Skip to main content


"I guess I was probably somewhat naive," says Terry Baker of the
young man from Oregon State who came east in December 1962 to
receive the Heisman Trophy. "I met President Kennedy at the
Army-Navy game, and he knew my schedule better than I. He said,
'You're meeting my brother at the Heisman banquet next
weekend.'" I said, "I am?"

Now 56 and a lawyer in Portland, Baker is a vestige of an era in
which malt shops and sock hops had not yet given way to sit-ins
and dropouts. In 1962 Baker, a clean-cut engineering major who
quarterbacked not only Oregon State's 9-2 football team but
also, as guard, its Final Four basketball squad, was truly
everybody's All-America. Besides winning the Heisman and Maxwell
awards, he was a consensus football All-America and our
Sportsman of the Year. In the Liberty Bowl, Baker put an
exclamation point on his magical season by scoring the game's
only points on a 99-yard quarterback keeper in the Beavers' 6-0
win over Villanova. "I've given all my trophies to Oregon State
except for the Sportsman amphora," says Baker, who went to the
school on a basketball scholarship.

His pro football career would be less distinguished. Three years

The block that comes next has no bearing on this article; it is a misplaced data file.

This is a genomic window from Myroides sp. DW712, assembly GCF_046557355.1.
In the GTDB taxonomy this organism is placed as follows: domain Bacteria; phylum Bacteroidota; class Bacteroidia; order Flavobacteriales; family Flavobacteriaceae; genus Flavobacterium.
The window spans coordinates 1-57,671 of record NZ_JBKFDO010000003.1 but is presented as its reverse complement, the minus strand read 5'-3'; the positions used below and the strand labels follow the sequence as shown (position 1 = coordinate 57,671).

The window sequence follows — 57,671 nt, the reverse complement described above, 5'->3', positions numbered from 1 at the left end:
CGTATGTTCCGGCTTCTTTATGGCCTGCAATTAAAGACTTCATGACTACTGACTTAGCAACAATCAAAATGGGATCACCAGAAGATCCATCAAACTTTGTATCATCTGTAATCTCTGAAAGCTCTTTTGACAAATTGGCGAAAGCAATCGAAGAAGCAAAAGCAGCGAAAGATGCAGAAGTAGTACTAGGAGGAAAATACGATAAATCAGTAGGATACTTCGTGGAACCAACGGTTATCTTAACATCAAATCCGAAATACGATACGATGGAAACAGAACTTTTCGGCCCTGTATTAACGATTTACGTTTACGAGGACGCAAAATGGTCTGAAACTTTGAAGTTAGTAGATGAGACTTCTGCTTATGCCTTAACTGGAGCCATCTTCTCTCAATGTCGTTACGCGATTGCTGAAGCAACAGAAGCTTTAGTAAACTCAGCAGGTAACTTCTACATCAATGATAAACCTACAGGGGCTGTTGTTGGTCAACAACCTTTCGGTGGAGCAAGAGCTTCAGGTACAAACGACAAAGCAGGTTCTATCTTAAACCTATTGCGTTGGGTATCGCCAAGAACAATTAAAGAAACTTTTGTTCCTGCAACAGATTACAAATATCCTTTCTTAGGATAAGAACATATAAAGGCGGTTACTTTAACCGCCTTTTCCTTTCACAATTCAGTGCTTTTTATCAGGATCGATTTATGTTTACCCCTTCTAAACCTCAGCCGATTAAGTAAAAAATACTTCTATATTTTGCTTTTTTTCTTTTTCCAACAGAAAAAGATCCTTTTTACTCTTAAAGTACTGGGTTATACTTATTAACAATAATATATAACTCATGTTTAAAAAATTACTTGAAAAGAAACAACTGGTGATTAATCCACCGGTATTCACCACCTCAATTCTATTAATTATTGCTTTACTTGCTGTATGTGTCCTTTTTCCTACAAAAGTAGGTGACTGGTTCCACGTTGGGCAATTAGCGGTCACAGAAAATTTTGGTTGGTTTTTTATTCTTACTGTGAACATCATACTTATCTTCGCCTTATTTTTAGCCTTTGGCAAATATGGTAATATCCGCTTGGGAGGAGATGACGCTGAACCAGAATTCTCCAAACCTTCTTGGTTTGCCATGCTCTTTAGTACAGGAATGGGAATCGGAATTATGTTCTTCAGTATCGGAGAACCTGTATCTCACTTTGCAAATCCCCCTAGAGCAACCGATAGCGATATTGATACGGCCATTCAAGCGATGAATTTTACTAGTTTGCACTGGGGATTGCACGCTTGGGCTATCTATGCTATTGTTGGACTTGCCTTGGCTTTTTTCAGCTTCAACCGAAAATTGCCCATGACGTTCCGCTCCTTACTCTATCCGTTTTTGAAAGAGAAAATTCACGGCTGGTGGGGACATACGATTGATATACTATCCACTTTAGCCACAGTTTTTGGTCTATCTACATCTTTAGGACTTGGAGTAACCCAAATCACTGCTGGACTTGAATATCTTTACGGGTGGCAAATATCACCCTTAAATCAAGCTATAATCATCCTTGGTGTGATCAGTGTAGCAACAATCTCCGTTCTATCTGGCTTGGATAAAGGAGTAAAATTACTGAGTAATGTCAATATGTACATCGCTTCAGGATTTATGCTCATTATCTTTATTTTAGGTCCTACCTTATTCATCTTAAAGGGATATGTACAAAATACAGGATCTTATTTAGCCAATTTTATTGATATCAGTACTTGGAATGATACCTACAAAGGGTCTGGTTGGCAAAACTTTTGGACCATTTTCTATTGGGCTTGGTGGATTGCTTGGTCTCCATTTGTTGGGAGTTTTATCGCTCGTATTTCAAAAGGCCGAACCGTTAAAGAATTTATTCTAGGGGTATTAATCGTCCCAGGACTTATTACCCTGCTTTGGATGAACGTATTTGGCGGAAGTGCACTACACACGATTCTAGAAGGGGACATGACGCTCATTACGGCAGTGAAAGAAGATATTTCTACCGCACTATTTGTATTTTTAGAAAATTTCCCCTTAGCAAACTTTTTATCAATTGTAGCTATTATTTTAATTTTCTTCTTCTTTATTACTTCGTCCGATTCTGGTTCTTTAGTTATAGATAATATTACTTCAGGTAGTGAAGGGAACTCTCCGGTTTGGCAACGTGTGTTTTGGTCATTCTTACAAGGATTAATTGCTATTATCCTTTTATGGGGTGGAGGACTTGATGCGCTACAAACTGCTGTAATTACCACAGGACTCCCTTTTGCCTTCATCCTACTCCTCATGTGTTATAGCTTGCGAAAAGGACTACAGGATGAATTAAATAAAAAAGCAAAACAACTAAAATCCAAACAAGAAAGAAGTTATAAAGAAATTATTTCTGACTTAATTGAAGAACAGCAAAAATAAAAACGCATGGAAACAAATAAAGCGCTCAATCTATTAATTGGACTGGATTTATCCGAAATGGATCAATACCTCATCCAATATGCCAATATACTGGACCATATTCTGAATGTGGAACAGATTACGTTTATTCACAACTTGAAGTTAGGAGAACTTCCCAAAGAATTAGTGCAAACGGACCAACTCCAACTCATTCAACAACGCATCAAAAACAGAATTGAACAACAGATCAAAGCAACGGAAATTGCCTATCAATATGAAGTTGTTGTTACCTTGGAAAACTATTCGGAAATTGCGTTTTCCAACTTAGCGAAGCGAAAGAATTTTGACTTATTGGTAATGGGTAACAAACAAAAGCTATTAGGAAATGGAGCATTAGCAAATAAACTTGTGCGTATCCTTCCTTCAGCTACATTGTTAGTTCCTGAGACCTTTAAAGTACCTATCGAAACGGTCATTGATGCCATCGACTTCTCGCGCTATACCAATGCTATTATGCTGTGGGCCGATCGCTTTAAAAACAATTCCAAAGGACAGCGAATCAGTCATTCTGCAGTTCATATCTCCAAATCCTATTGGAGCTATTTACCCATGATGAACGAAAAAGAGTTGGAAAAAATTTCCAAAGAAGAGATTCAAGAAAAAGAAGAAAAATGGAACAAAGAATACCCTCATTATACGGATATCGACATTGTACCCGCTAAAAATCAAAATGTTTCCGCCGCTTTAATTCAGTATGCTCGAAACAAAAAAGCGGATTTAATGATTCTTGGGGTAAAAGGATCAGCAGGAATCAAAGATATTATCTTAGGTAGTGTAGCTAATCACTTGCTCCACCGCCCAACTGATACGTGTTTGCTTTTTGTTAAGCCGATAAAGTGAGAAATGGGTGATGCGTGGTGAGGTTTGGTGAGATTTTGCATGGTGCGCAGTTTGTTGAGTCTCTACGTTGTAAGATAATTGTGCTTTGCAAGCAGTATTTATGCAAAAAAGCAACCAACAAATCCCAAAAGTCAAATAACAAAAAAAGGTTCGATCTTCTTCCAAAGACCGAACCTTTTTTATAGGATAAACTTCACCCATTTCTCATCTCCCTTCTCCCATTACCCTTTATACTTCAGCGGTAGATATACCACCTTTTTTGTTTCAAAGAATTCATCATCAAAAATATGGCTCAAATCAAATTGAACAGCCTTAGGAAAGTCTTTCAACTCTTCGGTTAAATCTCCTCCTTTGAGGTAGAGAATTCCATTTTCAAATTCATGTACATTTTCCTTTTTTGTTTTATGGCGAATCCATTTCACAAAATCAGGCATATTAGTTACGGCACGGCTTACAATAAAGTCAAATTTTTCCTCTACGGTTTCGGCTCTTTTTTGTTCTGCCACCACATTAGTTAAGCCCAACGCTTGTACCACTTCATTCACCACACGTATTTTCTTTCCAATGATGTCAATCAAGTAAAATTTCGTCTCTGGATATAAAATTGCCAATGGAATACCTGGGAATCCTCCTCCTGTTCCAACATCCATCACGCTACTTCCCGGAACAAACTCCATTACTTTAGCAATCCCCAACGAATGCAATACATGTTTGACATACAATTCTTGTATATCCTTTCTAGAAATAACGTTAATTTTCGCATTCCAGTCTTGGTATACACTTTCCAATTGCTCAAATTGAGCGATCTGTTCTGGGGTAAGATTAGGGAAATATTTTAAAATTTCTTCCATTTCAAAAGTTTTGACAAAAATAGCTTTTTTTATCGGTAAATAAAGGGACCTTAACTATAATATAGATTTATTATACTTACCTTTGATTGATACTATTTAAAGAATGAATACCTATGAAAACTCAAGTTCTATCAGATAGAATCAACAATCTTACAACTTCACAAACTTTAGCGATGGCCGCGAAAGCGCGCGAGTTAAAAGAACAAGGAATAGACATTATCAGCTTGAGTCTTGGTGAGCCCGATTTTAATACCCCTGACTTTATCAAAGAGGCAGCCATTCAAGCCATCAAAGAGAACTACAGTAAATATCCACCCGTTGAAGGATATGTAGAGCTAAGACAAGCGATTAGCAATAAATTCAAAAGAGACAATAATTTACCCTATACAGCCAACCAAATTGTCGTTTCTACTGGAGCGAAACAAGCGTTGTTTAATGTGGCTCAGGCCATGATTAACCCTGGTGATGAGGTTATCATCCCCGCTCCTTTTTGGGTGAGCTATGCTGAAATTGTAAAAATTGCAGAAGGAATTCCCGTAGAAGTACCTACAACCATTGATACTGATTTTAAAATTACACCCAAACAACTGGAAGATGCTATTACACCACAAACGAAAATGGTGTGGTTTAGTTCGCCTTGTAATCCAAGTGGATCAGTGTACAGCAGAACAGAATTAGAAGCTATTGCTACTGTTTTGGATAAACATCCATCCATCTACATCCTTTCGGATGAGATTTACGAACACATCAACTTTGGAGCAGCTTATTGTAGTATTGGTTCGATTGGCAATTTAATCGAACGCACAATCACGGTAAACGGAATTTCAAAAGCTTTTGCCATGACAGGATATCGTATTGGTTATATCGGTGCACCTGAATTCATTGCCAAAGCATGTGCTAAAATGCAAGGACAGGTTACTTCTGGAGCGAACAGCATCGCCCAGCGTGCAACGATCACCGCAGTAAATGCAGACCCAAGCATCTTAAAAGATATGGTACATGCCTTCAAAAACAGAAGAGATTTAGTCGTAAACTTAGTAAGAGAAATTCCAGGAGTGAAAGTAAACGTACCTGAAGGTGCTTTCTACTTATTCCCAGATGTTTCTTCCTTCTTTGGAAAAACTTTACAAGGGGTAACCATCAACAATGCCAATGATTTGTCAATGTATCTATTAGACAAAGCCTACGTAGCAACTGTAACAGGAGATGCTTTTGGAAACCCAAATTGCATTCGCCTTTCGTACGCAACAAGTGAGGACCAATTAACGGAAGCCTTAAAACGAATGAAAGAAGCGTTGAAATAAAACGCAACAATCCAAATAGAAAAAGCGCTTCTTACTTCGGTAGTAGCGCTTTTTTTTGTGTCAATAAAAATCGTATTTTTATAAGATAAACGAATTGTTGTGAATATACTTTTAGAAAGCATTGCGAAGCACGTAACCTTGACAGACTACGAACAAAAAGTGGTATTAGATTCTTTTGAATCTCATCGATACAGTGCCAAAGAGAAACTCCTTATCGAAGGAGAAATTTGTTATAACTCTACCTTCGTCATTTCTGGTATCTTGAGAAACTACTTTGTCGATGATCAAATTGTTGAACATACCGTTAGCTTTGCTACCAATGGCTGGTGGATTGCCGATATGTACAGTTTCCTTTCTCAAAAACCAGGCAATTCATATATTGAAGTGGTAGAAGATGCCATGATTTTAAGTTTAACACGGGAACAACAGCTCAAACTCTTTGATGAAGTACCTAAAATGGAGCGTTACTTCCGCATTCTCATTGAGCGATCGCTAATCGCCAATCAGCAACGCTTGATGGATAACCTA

after selecting Baker first in the 1963 NFL draft, the Los
Angeles Rams cut him. By then Baker was already, as he puts it,
"on a different track," married to his college sweetheart,
Marilyn Davis, and attending law school at USC. Though he did
play a final year of football, for the CFL's Edmonton Eskimos,
Baker never chased after the contrails of fame. "I think I've
been back to the Heisman banquet twice since I was inducted,"
says Baker, who has a son, Brian, 32, and a daughter, Wendy, 30.

Baker's fortuitous meeting with Robert Kennedy--they sat side by
side at the 1962 Heisman banquet--awakened him to the
politicized era that was dawning. When Kennedy sought the
Democratic nomination for president in '68, Baker accompanied
him on campaign swings through Oregon. In the wake of the Kent
State tragedy in '70, he took part in a commission to
investigate campus unrest. "We met for three months in
Washington, D.C., that summer, and there were no incidents
during that time," says Baker. "Then again, school was out of

Today Baker--divorced and remarried, to his high school
sweetheart, Barbara Ginther--tackles less divisive causes as
chairman of the AAA. "I'm the ideal member," says Baker, who
drives an '87 Acura Legend with some 140,000 miles on it. "My
car's in the shop right now."

--John Walters